Don’t get me wrong. I’m not criticizing the semi-automatic and later seamless-shift transmissions in F1, pioneered by my beloved Williams, no less. It’s probably the quintessential modern-day example of F1 directly changing the production car industry for the better. It was, and is, an awesome invention.

But now every Ferrari can shift faster than you can blink, and even some of the most run-of-the-mill road cars are adopting the technology. Been there, done that.

Now, I feel the time has come when the paddock can pat itself on the back for a job very well done, and return to an admittedly defunct technology that will encourage better racing. We all know F1 COULD use the technology, that it’s the technology’s genesis even, but why not simply say they can’t use it any more?

After all, they COULD build a 300mph V12 monster, but they’re not allowed to.

2. Brakes

190mph to 60mph, 7th gear to 2nd, all in what distance? 70, 80, 90 metres? According to a now outdated book of mine, an F1 car goes from 60 to nought in 17 metres. That’s simply way too short, and I’ll bet it’s shorter 6 years later. No wonder passing’s so difficult!

Again, the road car industry uses carbon brakes. It’s been done. Why not rethink what’s used in F1 in order to lengthen the braking zones and give greater scope for out-braking someone.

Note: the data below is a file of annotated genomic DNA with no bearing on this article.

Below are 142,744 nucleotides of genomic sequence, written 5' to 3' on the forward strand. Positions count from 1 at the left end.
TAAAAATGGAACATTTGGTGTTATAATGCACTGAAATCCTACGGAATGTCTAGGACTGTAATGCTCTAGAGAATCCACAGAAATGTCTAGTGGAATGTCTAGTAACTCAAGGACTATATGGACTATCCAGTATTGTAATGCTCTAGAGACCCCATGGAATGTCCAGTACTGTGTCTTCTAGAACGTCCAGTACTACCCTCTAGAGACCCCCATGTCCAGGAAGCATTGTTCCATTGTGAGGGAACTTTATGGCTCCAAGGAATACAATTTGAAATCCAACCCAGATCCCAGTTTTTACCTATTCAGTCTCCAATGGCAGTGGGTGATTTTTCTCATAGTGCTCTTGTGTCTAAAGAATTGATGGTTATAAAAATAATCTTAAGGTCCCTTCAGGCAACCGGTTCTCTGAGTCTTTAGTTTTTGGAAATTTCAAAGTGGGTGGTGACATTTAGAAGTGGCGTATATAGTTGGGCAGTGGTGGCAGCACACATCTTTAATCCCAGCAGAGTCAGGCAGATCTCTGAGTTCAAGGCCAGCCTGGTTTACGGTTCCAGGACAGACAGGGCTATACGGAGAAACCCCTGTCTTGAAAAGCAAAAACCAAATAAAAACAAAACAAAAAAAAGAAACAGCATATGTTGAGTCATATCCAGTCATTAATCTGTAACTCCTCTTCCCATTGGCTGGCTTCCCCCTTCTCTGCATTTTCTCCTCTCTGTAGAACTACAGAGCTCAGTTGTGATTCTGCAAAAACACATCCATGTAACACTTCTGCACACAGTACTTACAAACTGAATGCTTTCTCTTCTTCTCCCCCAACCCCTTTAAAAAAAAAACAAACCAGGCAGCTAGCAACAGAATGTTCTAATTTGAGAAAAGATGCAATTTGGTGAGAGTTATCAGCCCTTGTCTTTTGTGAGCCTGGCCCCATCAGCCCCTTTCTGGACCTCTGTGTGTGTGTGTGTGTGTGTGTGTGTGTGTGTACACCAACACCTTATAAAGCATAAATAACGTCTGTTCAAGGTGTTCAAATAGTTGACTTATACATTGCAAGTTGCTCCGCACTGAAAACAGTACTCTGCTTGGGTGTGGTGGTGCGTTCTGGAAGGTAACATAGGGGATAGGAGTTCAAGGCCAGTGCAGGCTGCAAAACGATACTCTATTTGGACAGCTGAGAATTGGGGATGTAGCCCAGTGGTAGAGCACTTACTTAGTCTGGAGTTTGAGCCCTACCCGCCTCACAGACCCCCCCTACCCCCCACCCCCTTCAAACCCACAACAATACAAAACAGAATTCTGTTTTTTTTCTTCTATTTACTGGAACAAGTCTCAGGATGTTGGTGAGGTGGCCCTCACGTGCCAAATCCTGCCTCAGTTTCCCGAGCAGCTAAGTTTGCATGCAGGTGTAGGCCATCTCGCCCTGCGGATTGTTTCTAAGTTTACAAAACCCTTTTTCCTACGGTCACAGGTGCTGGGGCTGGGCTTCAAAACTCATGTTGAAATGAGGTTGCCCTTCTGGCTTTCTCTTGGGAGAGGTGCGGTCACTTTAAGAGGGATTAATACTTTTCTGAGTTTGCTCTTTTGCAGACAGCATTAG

While David Coulthard gets in a stew about the 8kph top speed differential between a Red Bull and a Lotus, he’s conveniently forgetting the vast speed differentials caused by the other pedal. Are they not a greater danger? And a greater detriment to competitive racing, for that matter?

We are Devo

I hear you, I hear you:

‘This is slowing F1 down. It’s the pinnacle of motorsport, the pinnacle of technology, it’s R&D on a racetrack, and that’s the whole point. These suggestions would kill the essence of the sport…’

The concerns are also in my mind.

But are they valid nowadays? Have they ever been valid since Bernie Ecclestone (the wizard that he is) developed a car two seconds per lap faster than anything in the field, and then shrewdly saw that there was more long-term value and pit-lane influence to be gained by withdrawing it – voluntarily – after just one race than by continuing to win with it?

F1 is R&D on a racetrack within its own regulations, and these are becoming ever more restrictive. So, instead of all this gimmicky nonsense that I listed ad nauseam above (sorry, really, I’m nearly finished now, I promise), why not make a couple of simple, cheap, somewhat old-fashioned regulation changes designed to put greater emphasis on driver performance, and to help make overtaking easier?

For me, it sure beats moveable rear wings, KERS, ‘safe’ and ‘aggressive’ (or ‘rubbish’ and ‘rubbish’) tyre compounds, and all this other nonsense slated for 2011 and perhaps 2013.

All it would take from teams and drivers is the bravery to face a greater human challenge in the races, and the willingness to watch the lap times drop back down by a few seconds – when we all know they could probably go at least 5 (or is that 15?) seconds quicker anyway if the regulation lid were truly lifted.

For me, it all boils down to one very, very plagiarised question:

Are we not men?